Basically, as panicked investors sell off their old bonds on the street, states have not restocked the shelves in the market by issuing new ones.
All this turmoil could cost taxpayers money. Interest rates on the highest-rated municipal bonds are up by more than one-third since late August, notes Kinney Poynter, the director of the National Association of State Auditors, Comptrollers and Treasurers . As rates go up, "states have to pay more to issue their debt," Poynter says, "which means citizens have to pay more for infrastructure projects like roads, schools, etc. So it's had a dramatic effect."
This week, Illinois, which has one of the lowest bond ratings in the nation, plans to offer $3.7 billion in bonds to cover its pension payment, one of the biggest tests of investor appetite in the new year. Governor Pat Quinn pushed for the bonds to help the state save money on its pension costs this year.
The outflow from the municipal market could push up interest rates on those Illinois bonds, because there is so much uncertainty toward municipal bonds in general, says Matt Butterfield of the Illinois treasurer's office. "I think we'll still get takers on the bonds," he says, "but we may have to pay a slight bit more."
That said, the Illinois offering is unusual. Unlike most municipal bonds, the ones in Illinois will be taxable, because the law specifies that pension obligation bonds are taxable. That means, in order to offset the missing tax advantage, the state will have to pay higher interest rates, on top of any premium for investor wariness.
Debt gets political
Most of the new governors, legislators and other state officials swept into office last November campaigned on themes of fiscal prudence. To many, that means reducing their reliance on debt. Maine Governor Paul LePage, for example, told lawmakers his administration would swear off more borrowing, even for buying land or improving buildings. "If the question is cash or credit, the answer is always the same," the Republican said in his state of the state speech .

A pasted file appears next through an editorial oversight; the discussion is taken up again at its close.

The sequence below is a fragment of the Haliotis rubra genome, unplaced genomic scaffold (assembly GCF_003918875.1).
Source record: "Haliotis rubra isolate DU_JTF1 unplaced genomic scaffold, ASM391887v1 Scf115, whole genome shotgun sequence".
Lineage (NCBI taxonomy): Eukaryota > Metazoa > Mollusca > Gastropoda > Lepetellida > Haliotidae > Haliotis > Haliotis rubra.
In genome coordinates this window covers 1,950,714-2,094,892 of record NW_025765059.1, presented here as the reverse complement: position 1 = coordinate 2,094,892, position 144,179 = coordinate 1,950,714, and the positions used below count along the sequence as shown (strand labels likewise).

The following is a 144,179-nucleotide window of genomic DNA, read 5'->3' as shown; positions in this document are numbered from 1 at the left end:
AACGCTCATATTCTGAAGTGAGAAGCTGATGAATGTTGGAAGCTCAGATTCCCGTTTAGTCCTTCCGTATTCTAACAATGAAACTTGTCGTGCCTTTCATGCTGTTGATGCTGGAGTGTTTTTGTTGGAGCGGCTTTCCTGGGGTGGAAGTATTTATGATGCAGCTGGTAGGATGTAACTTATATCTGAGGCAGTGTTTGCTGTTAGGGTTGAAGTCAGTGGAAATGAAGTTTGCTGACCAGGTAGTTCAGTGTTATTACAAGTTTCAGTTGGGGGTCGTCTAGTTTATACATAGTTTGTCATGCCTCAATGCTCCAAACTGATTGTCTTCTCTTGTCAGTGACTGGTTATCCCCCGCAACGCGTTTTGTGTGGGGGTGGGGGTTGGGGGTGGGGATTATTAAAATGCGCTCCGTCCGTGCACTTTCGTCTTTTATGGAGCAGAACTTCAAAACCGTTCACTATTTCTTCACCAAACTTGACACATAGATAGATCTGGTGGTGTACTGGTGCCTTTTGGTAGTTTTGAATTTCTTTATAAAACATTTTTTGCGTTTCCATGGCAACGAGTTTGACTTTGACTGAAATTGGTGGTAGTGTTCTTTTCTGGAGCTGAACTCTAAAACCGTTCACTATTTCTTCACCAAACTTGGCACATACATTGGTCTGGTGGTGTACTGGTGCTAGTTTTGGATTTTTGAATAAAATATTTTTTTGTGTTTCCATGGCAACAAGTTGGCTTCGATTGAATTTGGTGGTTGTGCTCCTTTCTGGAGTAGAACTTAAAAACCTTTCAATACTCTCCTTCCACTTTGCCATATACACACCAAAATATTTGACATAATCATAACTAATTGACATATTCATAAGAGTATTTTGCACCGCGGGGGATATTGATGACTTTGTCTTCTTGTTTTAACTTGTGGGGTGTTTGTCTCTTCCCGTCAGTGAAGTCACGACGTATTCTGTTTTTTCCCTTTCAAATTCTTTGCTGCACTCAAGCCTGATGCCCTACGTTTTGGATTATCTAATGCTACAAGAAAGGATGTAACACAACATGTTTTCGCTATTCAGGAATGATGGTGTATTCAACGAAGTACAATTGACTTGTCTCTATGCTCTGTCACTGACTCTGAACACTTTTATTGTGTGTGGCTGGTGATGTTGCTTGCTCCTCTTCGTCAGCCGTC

But Virginia's Robert McDonnell, another Republican governor, argues that his state should take advantage of bond bargains on Wall Street. Even though interest rates have risen, they are coming up from historic lows. In other words, they are likely to be lower now than they will be a year from now. Betting that this is actually a good time to issue new debt, Virginia lawmakers are putting the finishing touches on a major transportation bond package before they adjourn this month, in response to McDonnell's call for "an immediate infusion of funds the likes of which our commonwealth hasn't seen in decades."
He said Virginia could create thousands of jobs with a $4 billion effort to improve roads, bridges and railways. "Let me be emphatic about the fiscal prudence of accelerating these bonds now," he told lawmakers . "Interest rates are at near all-time lows, and bids on construction are coming in at the lowest in the modern era."
Churning the waters
California, which has the lowest bond ratings in the country, has no plans to issue bonds until late in the year, in order to save the state hundreds of millions of dollars in interest payments. But its officials are keeping a watchful eye on the market.
Tom Dresslar, a spokesman for California Treasurer Bill Lockyer, says the mass exit from the municipal market is a symptom of irrational fears about the safety of municipal bonds. "Those fears," he says, "have been generated by a lot of scare tactics and doomsday default scenarios being tossed around by folks like Meredith Whitney."
Whitney is the best-known prophet of doom for municipal bonds. The banking analyst became famous for correctly predicting financial troubles at Citibank, prior to the collapse of the financial sector. In recent months, she has tried to convince investors that the municipal bond market will be the next to tank.